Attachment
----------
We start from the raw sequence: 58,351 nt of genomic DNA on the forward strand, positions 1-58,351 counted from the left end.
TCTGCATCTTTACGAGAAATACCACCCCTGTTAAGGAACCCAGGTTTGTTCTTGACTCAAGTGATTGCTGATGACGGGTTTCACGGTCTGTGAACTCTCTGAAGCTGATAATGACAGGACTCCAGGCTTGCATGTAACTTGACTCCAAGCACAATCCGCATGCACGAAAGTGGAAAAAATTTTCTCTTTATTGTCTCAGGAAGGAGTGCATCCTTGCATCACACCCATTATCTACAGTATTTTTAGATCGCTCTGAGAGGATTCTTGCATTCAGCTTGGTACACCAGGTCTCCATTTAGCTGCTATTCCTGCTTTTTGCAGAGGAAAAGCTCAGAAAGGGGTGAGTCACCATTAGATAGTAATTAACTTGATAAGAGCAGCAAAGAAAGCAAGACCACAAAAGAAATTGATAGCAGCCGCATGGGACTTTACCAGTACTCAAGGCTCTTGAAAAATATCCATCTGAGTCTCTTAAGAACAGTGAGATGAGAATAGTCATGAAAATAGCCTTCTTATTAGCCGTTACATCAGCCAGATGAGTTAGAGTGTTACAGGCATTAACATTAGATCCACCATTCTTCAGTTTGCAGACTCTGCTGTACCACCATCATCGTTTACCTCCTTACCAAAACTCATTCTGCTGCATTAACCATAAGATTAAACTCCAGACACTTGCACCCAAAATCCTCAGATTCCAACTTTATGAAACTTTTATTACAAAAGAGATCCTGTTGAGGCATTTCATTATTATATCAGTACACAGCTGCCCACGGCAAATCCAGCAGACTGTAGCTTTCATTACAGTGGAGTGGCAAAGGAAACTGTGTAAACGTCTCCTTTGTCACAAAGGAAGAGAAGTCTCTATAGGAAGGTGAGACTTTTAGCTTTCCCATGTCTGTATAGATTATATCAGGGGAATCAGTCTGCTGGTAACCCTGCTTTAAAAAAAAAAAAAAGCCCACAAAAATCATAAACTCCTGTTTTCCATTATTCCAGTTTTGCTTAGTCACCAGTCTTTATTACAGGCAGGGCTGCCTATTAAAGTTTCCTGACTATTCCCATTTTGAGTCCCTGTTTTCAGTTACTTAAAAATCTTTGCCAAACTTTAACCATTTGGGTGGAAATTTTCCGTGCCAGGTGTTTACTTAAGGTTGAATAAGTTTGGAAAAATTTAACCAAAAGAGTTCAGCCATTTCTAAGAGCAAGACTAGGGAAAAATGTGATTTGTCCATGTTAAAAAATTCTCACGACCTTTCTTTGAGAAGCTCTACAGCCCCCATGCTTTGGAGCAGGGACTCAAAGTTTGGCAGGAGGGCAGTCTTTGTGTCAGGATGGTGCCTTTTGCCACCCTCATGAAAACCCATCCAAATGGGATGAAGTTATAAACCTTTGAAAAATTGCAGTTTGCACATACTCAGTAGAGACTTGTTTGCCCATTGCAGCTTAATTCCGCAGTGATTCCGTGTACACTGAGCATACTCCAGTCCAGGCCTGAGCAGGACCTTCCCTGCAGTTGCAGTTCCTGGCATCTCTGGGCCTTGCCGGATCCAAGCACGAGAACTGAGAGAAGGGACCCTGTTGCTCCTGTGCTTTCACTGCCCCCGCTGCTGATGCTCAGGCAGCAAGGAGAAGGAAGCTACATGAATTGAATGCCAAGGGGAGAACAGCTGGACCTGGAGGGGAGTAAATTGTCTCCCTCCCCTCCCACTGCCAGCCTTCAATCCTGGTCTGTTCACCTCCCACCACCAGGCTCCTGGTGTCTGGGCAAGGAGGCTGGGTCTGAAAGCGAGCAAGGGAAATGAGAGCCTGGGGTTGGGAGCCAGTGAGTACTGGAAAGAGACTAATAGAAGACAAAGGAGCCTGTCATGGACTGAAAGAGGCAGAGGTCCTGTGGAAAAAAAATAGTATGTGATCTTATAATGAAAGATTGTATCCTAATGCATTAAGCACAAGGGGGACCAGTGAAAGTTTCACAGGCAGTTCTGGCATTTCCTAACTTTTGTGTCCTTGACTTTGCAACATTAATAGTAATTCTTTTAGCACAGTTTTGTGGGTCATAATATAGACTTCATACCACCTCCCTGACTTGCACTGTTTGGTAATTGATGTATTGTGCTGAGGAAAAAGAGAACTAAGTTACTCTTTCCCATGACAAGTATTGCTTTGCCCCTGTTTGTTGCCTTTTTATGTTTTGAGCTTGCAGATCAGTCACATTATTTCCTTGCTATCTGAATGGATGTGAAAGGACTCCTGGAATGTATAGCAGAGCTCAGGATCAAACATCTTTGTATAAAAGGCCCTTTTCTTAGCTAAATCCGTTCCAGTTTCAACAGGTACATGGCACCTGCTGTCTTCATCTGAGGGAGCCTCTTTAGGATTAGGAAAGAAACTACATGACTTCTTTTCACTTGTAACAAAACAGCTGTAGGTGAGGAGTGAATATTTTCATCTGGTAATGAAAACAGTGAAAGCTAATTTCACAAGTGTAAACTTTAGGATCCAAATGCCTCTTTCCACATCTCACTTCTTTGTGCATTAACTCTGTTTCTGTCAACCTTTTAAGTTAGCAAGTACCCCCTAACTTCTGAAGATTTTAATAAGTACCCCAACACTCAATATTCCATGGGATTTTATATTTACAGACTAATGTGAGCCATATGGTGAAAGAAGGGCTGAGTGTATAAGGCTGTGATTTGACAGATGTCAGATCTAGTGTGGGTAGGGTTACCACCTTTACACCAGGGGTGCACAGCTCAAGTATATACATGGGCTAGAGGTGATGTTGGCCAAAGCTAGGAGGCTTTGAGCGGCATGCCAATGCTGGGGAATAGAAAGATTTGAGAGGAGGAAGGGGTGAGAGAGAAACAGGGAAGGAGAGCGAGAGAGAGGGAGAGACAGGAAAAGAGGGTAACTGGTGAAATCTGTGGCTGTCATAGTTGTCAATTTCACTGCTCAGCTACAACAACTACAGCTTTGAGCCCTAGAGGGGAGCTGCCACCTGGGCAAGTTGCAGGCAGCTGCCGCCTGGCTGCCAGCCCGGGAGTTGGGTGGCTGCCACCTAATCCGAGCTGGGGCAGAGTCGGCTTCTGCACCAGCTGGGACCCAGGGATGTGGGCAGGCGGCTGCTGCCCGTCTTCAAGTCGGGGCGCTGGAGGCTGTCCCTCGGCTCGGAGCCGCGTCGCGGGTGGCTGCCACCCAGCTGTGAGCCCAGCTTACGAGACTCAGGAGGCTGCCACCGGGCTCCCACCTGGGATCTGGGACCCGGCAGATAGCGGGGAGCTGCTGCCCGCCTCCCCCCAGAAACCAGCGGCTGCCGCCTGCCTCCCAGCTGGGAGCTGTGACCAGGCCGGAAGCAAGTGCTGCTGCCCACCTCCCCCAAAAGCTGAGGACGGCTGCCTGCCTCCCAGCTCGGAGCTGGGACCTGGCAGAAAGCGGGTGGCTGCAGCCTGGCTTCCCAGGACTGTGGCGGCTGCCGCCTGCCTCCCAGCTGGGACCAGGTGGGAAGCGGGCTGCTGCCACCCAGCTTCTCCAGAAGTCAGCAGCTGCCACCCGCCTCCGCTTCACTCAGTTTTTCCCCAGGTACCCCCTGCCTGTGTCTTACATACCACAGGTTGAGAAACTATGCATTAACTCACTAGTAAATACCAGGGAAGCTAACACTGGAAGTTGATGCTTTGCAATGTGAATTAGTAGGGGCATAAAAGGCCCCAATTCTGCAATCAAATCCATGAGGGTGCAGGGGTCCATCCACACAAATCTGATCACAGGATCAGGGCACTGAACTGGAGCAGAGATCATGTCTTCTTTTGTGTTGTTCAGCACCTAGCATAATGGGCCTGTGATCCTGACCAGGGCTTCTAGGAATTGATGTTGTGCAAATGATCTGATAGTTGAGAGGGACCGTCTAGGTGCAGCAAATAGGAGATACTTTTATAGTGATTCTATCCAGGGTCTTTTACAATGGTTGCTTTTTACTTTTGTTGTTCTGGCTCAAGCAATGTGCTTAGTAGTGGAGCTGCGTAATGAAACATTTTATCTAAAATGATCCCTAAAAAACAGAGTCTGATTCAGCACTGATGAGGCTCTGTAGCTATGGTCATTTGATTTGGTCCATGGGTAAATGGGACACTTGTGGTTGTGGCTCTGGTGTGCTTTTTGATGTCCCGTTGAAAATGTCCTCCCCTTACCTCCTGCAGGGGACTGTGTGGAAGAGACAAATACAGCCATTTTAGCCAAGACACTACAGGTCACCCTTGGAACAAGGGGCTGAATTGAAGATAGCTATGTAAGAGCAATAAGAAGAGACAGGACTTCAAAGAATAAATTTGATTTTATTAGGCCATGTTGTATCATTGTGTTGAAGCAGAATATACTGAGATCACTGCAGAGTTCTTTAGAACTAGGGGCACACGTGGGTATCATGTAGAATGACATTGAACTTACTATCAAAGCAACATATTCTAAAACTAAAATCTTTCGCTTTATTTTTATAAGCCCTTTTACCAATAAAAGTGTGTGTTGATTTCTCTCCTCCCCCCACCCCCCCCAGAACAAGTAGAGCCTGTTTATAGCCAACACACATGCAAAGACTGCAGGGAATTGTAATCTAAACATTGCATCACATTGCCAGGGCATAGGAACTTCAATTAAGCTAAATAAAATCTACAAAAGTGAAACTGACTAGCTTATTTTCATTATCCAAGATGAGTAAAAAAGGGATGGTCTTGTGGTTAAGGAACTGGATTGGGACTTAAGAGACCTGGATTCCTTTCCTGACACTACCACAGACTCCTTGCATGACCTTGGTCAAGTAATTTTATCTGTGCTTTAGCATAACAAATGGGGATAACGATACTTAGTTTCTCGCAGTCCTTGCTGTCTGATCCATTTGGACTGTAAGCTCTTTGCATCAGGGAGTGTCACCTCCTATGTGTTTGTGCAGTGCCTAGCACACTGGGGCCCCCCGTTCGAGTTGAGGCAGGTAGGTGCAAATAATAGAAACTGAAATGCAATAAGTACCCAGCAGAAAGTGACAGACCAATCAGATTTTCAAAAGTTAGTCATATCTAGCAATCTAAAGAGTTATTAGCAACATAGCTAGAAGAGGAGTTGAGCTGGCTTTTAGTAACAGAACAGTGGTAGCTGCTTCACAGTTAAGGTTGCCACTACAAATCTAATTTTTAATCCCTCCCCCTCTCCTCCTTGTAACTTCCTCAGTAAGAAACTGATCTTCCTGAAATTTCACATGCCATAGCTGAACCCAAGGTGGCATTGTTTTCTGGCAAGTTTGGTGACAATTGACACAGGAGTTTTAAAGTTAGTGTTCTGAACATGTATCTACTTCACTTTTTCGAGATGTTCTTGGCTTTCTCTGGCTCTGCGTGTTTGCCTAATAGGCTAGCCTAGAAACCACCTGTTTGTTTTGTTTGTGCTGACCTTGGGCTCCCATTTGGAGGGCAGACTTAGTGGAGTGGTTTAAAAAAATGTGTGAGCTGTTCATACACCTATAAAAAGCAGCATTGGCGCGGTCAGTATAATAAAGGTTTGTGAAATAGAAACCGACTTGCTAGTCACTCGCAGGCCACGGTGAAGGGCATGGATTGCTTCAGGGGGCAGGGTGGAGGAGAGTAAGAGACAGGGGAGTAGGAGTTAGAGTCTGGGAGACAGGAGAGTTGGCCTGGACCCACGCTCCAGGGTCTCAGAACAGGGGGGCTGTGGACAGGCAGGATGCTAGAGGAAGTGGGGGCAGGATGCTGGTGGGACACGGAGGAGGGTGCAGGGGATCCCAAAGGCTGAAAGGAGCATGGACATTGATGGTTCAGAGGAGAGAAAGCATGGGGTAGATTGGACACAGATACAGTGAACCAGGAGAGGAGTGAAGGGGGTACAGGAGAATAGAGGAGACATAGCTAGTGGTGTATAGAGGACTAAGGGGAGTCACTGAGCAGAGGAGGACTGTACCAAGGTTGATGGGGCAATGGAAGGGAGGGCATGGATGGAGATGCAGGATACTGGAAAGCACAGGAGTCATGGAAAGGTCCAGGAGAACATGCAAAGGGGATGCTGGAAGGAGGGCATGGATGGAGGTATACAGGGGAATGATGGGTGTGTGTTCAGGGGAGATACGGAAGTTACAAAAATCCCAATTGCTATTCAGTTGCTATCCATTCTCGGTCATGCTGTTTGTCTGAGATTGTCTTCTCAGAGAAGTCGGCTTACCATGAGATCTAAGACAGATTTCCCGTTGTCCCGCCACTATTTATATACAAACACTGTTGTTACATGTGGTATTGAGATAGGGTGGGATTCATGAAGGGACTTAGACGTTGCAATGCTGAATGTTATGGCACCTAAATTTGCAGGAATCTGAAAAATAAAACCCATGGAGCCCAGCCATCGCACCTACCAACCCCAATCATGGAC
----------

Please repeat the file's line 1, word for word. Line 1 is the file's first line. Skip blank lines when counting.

We start from the raw sequence: 58,351 nt of genomic DNA on the forward strand, positions 1-58,351 counted from the left end.